Jim Weir wraps up the Back Yard II wind tee project, illumination and all.
Pleats, punctures and vacuum loss, oh my! Patrick Thomson addresses all of these potential problems and more in the last installment of his series on vacuum bagging at home.
Jim Weir describes how he built the airframe structure of his new-and-improved wind tee.
Why we need regulated voltage in our aircraft and how zener diodes, resistors, transistors and semiconductors help us get there.
Now that you've fabricated your seat upholstery, its time to tackle the rest of the interior with a look at carpeting and door panels.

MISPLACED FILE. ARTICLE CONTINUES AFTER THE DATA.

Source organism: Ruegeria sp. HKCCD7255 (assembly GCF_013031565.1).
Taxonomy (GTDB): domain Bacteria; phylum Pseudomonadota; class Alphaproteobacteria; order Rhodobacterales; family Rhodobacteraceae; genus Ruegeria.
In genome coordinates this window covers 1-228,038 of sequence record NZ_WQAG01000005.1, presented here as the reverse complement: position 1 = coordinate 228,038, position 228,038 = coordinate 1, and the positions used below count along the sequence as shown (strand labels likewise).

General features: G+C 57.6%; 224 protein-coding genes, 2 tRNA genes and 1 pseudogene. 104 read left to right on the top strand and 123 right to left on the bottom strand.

Its important to understand the fundamentals before you can be conversant in electrical theory, so lets revisit Georg Simon Ohm and James Watt to see how their laws factor in to aircraft applications.
Now that the foam is cut and glued, we’ll learn how to make the pattern, choose and cut the fabric, and sew the cover.
Learn how to measure, cut and assemble the foam pieces that constitute the seat cushion.
Its time to revisit the DIY wind tee project-but with improvements fueled by experience.
In this first installment of the upholstery series, the author looks at the basics: sewing machines, scissors, needles and thread, and more.